In an unprecedented, fast-tracked review, FDA granted accelerated approval to a treatment for patients whose cancers have a specific genetic feature.
This is the first time the agency has approved a cancer treatment based on a common biomarker rather than the location in the body where the tumor originated.
Keytruda (pembrolizumab) is sponsored by Merck & Co.
The drug’s most recent indication is for the treatment of adult and pediatric patients with unresectable or metastatic solid tumors that have been identified as having a biomarker referred to as microsatellite instability-high (MSI-H) or mismatch repair deficient.
This indication covers patients with solid tumors that have progressed following prior treatment and who have no satisfactory alternative treatment options and patients with colorectal cancer that has progressed following treatment with certain chemotherapy drugs.
“This is an important first for the cancer community,” said Richard Pazdur, acting director of the Office of Hematology and Oncology Products in the FDA’s Center for Drug Evaluation and Research and director of the FDA’s Oncology Center of Excellence. “Until now, the FDA has approved cancer treatments based on where in the body the cancer started—for example, lung or breast cancers. We have now approved a drug based on a tumor’s biomarker without regard to the tumor’s original location.”
MSI-H and dMMR tumors contain abnormalities that affect the proper repair of DNA inside the cell. Tumors with these biomarkers are most commonly found in colorectal, endometrial and gastrointestinal cancers, but also less commonly appear in cancers arising in the breast, prostate, bladder, thyroid gland and other places. Approximately 5 percent of patients with metastatic colorectal cancer have MSI-H or dMMR tumors.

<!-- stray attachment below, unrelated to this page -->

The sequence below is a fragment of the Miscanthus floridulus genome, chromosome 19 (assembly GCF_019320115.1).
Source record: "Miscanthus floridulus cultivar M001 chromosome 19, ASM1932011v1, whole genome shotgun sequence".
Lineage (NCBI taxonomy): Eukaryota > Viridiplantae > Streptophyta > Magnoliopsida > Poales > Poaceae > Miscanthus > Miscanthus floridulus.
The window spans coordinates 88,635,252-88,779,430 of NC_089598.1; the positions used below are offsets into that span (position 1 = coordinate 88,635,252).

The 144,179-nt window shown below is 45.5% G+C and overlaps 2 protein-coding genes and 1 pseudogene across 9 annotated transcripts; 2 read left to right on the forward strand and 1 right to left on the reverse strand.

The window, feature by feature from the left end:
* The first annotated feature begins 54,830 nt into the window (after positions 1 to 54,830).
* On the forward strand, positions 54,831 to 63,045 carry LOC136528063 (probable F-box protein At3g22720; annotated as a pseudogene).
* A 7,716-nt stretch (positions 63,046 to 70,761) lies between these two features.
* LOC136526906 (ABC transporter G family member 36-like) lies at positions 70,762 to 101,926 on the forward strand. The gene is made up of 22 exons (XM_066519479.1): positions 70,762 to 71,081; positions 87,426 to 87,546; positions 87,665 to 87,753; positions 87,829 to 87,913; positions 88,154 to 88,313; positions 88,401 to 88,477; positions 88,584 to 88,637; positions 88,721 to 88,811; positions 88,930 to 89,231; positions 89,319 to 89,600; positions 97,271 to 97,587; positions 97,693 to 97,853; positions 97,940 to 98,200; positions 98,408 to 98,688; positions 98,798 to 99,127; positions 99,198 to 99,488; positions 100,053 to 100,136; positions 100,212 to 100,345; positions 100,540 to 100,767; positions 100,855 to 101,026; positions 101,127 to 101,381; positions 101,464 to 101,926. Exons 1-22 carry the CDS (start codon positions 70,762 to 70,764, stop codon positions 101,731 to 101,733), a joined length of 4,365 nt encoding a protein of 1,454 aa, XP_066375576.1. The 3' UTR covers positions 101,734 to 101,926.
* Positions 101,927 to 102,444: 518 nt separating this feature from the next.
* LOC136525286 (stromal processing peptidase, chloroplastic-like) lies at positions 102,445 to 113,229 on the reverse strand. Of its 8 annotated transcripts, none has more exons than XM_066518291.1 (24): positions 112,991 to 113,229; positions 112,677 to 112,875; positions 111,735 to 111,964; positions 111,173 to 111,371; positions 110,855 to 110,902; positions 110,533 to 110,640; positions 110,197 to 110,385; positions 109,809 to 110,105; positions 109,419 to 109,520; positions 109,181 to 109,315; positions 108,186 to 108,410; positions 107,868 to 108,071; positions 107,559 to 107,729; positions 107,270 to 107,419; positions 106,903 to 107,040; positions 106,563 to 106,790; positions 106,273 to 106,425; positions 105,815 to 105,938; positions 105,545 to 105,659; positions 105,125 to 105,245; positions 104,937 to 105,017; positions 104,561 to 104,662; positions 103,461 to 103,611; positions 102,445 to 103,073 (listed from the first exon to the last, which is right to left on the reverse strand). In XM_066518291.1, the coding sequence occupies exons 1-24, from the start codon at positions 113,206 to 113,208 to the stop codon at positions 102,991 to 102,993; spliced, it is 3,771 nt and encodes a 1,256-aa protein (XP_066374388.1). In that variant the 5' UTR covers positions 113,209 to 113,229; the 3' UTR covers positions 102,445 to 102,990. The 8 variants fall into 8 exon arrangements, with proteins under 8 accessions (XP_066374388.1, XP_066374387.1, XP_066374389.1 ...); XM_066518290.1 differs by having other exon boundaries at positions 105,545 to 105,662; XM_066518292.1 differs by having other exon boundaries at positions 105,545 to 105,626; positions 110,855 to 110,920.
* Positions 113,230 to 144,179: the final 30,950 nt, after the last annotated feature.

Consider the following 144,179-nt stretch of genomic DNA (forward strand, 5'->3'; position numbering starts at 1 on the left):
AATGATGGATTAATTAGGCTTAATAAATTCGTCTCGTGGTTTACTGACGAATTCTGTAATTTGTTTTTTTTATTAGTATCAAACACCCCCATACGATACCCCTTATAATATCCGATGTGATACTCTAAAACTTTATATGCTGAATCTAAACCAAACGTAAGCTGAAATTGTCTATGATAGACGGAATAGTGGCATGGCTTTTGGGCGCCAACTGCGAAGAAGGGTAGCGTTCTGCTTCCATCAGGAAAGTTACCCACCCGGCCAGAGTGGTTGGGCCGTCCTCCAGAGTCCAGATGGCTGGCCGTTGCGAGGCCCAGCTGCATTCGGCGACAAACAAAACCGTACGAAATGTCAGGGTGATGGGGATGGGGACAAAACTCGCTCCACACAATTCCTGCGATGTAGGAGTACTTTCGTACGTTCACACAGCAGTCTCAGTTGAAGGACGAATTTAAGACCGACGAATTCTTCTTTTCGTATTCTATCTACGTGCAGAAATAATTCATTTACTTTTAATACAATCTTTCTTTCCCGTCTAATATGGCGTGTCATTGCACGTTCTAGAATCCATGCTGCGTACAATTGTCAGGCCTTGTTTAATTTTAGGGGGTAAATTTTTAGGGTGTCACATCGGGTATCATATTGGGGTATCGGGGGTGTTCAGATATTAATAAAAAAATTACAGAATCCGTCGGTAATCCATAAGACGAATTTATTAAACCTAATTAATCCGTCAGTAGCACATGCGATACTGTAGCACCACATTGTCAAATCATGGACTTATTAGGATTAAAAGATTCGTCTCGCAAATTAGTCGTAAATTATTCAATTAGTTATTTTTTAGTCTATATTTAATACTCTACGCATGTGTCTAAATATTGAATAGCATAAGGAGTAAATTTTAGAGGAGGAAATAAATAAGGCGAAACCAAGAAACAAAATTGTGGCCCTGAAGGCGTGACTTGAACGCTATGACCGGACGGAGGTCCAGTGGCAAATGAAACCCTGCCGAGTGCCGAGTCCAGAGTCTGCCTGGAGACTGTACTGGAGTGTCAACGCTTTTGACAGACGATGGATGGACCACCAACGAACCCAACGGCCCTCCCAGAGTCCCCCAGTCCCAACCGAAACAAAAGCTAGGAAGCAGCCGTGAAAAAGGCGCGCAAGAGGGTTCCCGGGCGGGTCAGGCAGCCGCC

Keytruda was approved for this new indication using the accelerated approval pathway, under which the FDA may approve drugs for serious conditions where there is unmet medical need and a drug is shown to have certain effects that are reasonably likely to predict a clinical benefit to patients.
Further study is required to verify and describe anticipated clinical benefits of Keytruda, and the sponsor is currently conducting these studies in additional patients with MSI-H or dMMR tumors.
The safety and efficacy of Keytruda for this indication were studied in patients with MSI-H or dMMR solid tumors enrolled in one of five uncontrolled, single-arm clinical trials. In some trials, patients were required to have MSI-H or dMMR cancers, while in other trials, a subgroup of patients were identified as having MSI-H or dMMR cancers by testing tumor samples after treatment began.
A total of 15 cancer types were identified among 149 patients enrolled across these five clinical trials. The most common cancers were colorectal, endometrial and other gastrointestinal cancers. The review of Keytruda for this indication was based on the percentage of patients who experienced complete or partial shrinkage of their tumors (overall response rate) and for how long (durability of response).
Of the 149 patients who received Keytruda in the trials, 39.6 percent had a complete or partial response. For 78 percent of those patients, the response lasted for six months or more.
Bert Vogelstein, co-director of the Ludwig Center at the Johns Hopkins Kimmel Cancer Center and a Lustgarten Foundation Distinguished Scholar who helped direct this study, described the therapy as “the first example of ‘personalized immunotherapy.’ A specific immune treatment can now be recommended for patients based exclusively on the genetic characteristics of their tumor. If the tumor shows a repair defect, then it is very likely that it will respond to this drug, regardless of how advanced the cancer is at the time of treatment.”
It is estimated that approximately 1 in 50 advanced pancreatic cancer patients have MMR in their tumors that make them candidates for this type of therapy.
The study was conducted at the Johns Hopkins Bloomberg-Kimmel Institute, funded in part by the Lustgarten Foundation, “This is an incredibly important step forward and we are delighted to have had a key role in its success,” said David Tuveson, director of Research for the Lustgarten Foundation. “Patients have responded very well to this drug. This is the beginning of personalized medicine for pancreatic cancer patients.”